As the end of California’s fiscal year approaches, the Governor and state legislators confront a $24 billion deficit. While Republicans and Democrats wrangle over how to address the gaping shortfall, some members of the press have started to look for a scapegoat for the fiscal train wreck. Many have blamed the California taxpayer’s only protection: Prop. 13, the 1978 measure capping state property taxes at 1% of a home’s assessed value.
Perhaps the most egregious example of the finger-pointing is a recent piece from TIME’s Kevin O’Leary, moaning that “Before Prop 13, in the 1950s and '60s, California was a liberal showcase.” He insists that “at the root of California's misery lies Proposition 13,” and concludes that “in California, the conservative legacy lives on.”
How ridiculous. Of all the problems contributing to the fiscal mess, state under-taxation is the least of them. California’s sales and gas taxes are the highest in the country – and it has the highest vehicle license fees and the second-highest top-bracket income tax, too. Its corporate tax rates are the highest of all western states, and for the fourth year in a row, a survey of 543 CEO’s found that California’s toxic combination of high taxes and intrusive regulations made it the worst place in the nation to do business.
In fact, at the real root of California’s fiscal misery is the profligacy of arrogant, big-spending, left-wing legislators, who have treated taxpayers as if they exist only to support the government. Their attitude was exemplified in a recent statement from state assemblywoman Noreen Evans (D-Santa Rosa), chairman of the state Budget Conference Committee, repudiating the governor’s call for the state to “live within its means”:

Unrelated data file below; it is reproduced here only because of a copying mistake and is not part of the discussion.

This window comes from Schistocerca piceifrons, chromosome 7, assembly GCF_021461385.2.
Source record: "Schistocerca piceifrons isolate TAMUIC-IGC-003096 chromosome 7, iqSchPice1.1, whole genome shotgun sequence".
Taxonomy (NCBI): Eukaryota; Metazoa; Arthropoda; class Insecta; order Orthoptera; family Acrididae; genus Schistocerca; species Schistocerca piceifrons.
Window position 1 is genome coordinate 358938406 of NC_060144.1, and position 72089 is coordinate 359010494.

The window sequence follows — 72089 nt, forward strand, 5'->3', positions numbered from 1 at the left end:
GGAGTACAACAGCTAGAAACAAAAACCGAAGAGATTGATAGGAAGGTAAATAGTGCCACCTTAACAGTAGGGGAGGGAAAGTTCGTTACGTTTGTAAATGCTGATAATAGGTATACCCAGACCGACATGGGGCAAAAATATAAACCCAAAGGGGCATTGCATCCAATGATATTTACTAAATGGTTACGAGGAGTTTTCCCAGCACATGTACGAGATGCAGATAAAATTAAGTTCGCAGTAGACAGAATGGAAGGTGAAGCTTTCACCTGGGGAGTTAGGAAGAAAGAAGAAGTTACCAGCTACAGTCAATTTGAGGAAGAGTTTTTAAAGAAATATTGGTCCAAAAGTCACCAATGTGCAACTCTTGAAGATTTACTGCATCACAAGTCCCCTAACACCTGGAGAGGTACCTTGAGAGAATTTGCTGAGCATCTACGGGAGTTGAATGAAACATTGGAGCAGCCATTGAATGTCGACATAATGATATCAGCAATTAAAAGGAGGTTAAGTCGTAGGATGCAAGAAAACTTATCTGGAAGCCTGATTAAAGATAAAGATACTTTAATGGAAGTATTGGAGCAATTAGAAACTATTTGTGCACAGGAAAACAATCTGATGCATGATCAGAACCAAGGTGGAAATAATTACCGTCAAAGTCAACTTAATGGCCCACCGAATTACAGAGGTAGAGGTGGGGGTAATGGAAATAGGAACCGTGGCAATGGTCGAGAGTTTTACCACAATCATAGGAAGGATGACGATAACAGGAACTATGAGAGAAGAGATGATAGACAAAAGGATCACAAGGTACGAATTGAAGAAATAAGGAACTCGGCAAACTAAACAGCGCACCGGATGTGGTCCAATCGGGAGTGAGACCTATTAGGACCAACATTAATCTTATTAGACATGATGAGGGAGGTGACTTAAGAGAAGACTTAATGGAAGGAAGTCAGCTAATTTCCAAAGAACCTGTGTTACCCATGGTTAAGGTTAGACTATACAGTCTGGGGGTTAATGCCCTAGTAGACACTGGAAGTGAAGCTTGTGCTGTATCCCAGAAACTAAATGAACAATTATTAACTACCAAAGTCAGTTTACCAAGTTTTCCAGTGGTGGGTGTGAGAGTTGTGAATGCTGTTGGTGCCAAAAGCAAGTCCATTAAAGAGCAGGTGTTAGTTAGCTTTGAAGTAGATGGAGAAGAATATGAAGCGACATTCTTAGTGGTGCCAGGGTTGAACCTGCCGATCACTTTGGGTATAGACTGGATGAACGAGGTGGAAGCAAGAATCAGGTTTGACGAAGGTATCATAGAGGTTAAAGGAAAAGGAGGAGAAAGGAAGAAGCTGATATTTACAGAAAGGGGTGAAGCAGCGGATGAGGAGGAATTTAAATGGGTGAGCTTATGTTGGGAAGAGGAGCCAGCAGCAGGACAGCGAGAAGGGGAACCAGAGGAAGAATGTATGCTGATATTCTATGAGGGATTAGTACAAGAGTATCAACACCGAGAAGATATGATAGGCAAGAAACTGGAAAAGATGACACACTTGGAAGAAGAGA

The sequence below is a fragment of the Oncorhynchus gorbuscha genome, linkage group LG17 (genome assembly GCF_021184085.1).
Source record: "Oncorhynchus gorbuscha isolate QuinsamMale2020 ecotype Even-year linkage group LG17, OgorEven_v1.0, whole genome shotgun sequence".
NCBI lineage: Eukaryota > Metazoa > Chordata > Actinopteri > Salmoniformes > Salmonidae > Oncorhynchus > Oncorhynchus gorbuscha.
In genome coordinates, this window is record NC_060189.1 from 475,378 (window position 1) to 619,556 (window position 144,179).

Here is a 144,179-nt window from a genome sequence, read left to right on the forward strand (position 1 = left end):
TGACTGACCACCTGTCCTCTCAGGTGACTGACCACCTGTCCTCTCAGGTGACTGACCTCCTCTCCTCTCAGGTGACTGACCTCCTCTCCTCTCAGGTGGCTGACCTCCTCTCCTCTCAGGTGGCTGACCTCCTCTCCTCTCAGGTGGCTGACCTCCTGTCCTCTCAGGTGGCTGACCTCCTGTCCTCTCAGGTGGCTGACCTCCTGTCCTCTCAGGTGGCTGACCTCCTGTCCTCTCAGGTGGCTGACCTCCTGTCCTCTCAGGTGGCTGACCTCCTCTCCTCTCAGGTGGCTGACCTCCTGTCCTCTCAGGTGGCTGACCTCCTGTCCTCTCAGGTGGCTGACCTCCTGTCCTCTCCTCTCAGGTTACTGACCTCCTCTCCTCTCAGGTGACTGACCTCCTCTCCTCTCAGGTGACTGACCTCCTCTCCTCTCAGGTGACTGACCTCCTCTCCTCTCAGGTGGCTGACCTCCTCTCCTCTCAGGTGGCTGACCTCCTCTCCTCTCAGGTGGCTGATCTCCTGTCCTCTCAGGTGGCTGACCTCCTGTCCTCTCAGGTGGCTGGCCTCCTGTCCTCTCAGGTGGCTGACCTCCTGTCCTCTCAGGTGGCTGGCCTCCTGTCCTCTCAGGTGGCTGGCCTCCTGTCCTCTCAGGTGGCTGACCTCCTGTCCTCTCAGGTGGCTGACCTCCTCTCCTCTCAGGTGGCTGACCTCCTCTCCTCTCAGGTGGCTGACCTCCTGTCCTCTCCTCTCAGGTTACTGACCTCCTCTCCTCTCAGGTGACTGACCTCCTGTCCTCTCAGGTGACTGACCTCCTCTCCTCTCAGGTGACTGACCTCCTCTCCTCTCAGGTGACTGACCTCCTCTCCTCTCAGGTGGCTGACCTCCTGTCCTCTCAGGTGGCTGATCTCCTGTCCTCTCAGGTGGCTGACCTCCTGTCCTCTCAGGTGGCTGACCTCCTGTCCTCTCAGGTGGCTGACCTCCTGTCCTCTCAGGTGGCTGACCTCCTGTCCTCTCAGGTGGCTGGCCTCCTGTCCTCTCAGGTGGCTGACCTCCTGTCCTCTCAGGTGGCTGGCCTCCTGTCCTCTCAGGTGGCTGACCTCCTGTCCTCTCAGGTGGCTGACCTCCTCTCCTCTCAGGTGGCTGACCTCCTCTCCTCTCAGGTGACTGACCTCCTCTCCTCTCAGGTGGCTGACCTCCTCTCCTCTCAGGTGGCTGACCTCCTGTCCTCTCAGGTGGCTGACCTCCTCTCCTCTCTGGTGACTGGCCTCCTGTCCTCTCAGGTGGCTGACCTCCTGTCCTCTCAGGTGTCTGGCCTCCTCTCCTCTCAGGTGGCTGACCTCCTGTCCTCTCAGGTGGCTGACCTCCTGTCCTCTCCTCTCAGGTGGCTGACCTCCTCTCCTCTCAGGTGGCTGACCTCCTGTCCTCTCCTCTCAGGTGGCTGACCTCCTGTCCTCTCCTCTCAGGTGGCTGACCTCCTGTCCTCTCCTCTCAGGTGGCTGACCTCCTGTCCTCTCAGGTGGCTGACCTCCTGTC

Well, there is this mantra out there – “live within our means” – and while that sounds really nice . . . and it sounds really responsible, it’s meaningless. Our means are completely within our control . . . We have just given away huge corporate subsidies in February; we have given away other tax reductions over many, many years; we’ve created tax loopholes; in good times, we routinely give away taxes, and then in lean times we never replace those tax deductions or close those loopholes. . . . So “live within our means” doesn’t mean anything. The fact is, we have a state with a population that have [sic] needs that we have a moral obligation to provide.